Jul 8, 2023

Webb Space Telescope Illuminates Earliest Strands of the Cosmic Web

Posted by in categories: cosmology, particle physics, space travel

Woven across our universe is a weblike structure of galaxies called the cosmic web. Galaxies are strung along filaments in this vast web, which also contains enormous voids. Now, astronomers using Webb have discovered an early strand of this structure, a long, narrow filament of 10 galaxies that existed just 830 million years after the big bang. The 3 million light-year.

A light year is the distance that a particle of light (photon) will travel in a year—about 10 trillion kilometers (6 trillion miles). It is a useful unit for measuring distances between stars.

Jul 6, 2023

A New Kind of Quantum Computer Could Be Built on The Strange Physics of Sound Waves

Posted by in categories: computing, particle physics, quantum physics

When you turn on a lamp to brighten a room, you are experiencing light energy transmitted as photons, which are small, discrete quantum packets of energy.

These photons must obey the sometimes strange laws of quantum mechanics, which, for instance, dictate that photons are indivisible, but at the same time, allow a photon to be in two places at once.

Continue reading “A New Kind of Quantum Computer Could Be Built on The Strange Physics of Sound Waves” »

Jul 5, 2023

From Atoms to Materials: Algorithmic breakthrough unlocks path to sustainable technologies

Posted by in categories: chemistry, computing, information science, mathematics, particle physics, sustainability

New research by the University of Liverpool could signal a step change in the quest to design the new materials that are needed to meet the challenge of net zero and a sustainable future.

Published in the journal Nature, Liverpool researchers have shown that a mathematical algorithm can guarantee to predict the structure of any material just based on knowledge of the atoms that make it up.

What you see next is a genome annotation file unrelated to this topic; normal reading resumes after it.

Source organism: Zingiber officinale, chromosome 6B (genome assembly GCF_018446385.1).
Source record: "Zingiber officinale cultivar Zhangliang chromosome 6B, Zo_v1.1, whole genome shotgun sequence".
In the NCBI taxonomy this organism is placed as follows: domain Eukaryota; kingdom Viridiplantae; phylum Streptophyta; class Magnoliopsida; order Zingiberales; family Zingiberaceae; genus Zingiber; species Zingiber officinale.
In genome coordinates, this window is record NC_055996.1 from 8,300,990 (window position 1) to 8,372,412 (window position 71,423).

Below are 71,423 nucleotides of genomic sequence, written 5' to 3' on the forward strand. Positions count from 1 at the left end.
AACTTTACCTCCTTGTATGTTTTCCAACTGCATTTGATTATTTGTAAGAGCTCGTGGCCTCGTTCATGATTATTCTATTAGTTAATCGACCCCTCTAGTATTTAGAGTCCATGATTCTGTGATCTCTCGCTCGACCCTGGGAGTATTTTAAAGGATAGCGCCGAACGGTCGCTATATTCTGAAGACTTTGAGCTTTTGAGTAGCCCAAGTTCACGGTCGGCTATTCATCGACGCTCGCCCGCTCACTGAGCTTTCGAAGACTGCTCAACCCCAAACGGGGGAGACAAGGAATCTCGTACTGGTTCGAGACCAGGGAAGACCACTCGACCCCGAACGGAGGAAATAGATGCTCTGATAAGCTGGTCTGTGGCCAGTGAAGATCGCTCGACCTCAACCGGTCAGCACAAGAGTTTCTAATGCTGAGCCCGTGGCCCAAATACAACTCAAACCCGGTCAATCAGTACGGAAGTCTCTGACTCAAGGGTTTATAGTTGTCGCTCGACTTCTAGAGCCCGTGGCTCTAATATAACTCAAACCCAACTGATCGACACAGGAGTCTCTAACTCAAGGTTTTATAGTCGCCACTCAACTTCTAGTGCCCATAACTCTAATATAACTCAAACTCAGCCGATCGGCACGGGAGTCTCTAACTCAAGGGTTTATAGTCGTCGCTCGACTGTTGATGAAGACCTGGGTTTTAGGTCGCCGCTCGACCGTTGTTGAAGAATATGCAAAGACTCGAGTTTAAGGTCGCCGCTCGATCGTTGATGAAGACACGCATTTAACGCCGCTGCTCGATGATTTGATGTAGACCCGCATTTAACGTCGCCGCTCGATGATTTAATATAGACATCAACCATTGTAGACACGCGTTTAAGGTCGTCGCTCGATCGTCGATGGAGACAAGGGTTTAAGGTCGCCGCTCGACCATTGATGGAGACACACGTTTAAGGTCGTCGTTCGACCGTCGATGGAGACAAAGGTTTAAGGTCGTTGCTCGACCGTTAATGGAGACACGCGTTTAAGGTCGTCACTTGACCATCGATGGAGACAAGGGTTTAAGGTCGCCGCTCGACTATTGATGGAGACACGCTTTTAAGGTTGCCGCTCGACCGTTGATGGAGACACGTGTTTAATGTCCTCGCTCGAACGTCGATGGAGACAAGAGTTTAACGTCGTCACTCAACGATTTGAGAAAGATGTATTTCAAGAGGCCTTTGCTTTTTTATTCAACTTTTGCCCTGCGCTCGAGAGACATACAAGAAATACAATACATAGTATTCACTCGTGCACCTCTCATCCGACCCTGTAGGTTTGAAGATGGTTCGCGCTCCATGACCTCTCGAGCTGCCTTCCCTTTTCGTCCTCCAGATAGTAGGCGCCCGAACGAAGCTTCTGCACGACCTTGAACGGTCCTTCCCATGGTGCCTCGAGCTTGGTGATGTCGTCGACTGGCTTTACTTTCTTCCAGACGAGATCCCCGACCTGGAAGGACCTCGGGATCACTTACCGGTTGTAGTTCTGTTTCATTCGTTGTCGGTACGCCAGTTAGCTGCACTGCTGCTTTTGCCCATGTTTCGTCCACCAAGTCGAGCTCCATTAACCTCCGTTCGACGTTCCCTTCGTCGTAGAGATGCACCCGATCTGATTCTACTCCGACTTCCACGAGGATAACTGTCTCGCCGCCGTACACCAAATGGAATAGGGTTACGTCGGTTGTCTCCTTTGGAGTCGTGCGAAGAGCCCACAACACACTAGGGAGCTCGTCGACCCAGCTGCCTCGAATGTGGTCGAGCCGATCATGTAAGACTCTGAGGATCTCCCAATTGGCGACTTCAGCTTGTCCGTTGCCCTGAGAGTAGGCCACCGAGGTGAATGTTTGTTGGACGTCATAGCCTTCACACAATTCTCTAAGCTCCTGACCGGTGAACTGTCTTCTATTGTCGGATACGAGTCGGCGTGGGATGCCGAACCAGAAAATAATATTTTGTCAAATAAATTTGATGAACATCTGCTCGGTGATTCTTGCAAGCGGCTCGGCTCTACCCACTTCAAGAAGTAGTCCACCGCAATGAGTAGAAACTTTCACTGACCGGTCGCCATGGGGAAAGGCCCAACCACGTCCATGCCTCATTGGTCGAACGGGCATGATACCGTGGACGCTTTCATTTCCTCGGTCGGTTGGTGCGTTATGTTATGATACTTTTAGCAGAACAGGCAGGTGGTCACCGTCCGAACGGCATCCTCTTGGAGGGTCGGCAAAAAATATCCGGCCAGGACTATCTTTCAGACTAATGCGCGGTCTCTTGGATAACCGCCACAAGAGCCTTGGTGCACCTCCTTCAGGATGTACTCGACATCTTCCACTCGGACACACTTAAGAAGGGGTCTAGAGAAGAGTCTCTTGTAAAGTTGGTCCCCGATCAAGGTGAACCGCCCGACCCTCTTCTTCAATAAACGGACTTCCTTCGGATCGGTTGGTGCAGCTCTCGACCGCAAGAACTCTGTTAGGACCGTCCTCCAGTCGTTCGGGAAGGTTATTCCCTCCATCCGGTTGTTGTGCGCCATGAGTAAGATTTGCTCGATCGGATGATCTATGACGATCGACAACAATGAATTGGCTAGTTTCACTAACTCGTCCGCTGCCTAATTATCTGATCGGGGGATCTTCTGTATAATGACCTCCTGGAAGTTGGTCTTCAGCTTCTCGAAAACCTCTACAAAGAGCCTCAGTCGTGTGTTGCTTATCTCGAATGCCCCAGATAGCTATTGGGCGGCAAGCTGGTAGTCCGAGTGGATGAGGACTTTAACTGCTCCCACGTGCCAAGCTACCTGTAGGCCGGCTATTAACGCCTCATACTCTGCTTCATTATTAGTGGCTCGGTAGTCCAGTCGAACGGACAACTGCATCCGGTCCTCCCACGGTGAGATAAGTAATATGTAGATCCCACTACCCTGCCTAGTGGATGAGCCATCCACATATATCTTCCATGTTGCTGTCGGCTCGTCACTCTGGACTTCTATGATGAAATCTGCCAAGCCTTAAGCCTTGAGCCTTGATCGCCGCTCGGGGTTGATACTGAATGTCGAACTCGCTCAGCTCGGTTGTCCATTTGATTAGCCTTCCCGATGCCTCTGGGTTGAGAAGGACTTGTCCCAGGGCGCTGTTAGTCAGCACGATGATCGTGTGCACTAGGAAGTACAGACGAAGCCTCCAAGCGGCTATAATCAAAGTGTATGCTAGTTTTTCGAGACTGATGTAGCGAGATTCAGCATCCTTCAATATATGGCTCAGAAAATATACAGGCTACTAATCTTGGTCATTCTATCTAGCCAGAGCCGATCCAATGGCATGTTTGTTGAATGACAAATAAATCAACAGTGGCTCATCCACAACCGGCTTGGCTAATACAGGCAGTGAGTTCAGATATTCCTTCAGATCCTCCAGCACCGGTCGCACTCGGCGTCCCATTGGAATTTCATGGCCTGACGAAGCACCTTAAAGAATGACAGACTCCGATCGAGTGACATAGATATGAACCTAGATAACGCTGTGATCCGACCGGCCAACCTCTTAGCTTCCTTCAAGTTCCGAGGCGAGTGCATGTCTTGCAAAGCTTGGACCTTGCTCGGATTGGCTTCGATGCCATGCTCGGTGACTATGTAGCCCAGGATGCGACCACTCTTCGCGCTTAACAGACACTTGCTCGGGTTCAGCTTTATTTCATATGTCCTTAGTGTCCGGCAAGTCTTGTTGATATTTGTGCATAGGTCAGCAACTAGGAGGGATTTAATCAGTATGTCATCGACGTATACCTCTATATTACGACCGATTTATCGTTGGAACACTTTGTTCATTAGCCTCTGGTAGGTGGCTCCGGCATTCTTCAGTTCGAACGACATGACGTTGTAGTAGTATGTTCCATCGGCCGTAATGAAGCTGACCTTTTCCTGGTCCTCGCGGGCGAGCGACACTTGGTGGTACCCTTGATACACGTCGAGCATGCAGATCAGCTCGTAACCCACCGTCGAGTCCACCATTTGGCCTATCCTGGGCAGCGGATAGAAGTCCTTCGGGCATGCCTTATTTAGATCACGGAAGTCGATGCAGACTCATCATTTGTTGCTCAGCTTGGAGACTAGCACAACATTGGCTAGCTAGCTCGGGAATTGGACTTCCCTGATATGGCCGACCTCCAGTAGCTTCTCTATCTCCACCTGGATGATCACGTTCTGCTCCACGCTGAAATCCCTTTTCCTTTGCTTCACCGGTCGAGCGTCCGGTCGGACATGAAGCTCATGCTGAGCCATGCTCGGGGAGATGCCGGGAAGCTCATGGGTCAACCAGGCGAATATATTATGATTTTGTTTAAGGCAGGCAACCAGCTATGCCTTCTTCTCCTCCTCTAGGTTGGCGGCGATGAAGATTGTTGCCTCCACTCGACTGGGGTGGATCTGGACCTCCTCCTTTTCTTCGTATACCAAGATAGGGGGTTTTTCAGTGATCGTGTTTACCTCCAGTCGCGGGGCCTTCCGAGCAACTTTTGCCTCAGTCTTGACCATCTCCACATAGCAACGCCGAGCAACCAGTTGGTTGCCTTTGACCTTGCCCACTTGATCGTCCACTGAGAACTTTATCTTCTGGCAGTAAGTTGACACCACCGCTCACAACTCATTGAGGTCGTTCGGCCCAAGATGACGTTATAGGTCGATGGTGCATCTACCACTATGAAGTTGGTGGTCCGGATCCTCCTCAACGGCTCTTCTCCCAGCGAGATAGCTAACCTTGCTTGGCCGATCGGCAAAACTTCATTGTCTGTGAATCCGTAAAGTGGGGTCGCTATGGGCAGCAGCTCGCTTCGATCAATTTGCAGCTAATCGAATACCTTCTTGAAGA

Developed by an interdisciplinary team of researchers from the University of Liverpool’s Departments of Chemistry and Computer Science, the algorithm systematically evaluates entire sets of possible structures at once, rather than considering them one at a time, to accelerate identification of the correct solution.

Jul 5, 2023

New navigation system built on cosmic rays works even when GPS fails

Posted by in categories: particle physics, satellites

A new navigation system that tracks subatomic particles constantly bombarding Earth could help us get around indoors, underground, and underwater — all the places GPS fails.

The challenge: GPS (the Global Positioning System) is a group of 31 satellites, constantly transmitting radio signals from about 12,500 miles above Earth’s surface. Receivers in phones, cars, planes, and ships then use data from multiple satellites’ signals to calculate their own locations on Earth.

While GPS has revolutionized surface transportation, satellite signals can reflect off solid surfaces, making the navigation system incapable of accurately pinpointing the locations of receivers indoors, underground, and underwater.

Jul 3, 2023

New laser-based method could help scientists discover new puncture-resistant materials

Posted by in categories: particle physics, weapons

A bullet piercing the protective armor of a first responder, a jellyfish stinging a swimmer, micrometeorites striking a satellite: High-speed projectiles that puncture materials show up in many forms. Researchers constantly aim to identify new materials that can better resist these high-speed puncture events, but it has been hard to connect the microscopic details of a promising new material to its actual behavior in real-world situations.

To address this issue, researchers at the National Institute of Standards and Technology (NIST) have designed a method that uses a high-intensity laser to blast microscale projectiles into a small sample at velocities that approach the speed of sound. The system analyzes the energy exchange between the particle and the sample of interest at the micro level then uses scaling methods to predict the puncture resistance of the material against larger energetic projectiles, such as bullets encountered in real-world situations. This new method, described in the journal ACS Applied Materials & Interfaces, reduces the need to perform a lengthy series of lab experiments with larger projectiles and bigger samples.

“When you’re investigating a for its protective applications, you don’t want to waste time, money and energy in scaling up your tests if the material doesn’t pan out. With our new method we can see earlier if it’s worth looking into a material for its protective properties,” said NIST chemist Katherine Evans.